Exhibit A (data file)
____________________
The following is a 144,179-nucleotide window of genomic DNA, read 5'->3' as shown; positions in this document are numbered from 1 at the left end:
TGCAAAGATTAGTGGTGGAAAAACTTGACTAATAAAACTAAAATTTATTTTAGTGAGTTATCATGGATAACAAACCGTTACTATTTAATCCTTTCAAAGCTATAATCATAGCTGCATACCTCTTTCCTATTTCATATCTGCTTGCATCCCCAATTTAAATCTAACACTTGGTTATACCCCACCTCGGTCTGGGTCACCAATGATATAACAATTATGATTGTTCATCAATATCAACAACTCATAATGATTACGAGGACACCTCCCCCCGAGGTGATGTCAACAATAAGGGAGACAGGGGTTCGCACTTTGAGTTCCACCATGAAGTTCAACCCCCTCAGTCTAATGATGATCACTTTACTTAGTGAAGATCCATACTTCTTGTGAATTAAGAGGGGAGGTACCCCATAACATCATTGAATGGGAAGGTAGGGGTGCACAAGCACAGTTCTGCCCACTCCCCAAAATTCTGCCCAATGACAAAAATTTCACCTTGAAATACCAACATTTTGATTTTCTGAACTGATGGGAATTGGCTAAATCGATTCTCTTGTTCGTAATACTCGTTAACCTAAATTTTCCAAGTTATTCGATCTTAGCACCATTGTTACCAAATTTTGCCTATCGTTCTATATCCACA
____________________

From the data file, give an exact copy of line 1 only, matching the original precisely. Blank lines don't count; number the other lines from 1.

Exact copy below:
The following is a 144,179-nucleotide window of genomic DNA, read 5'->3' as shown; positions in this document are numbered from 1 at the left end: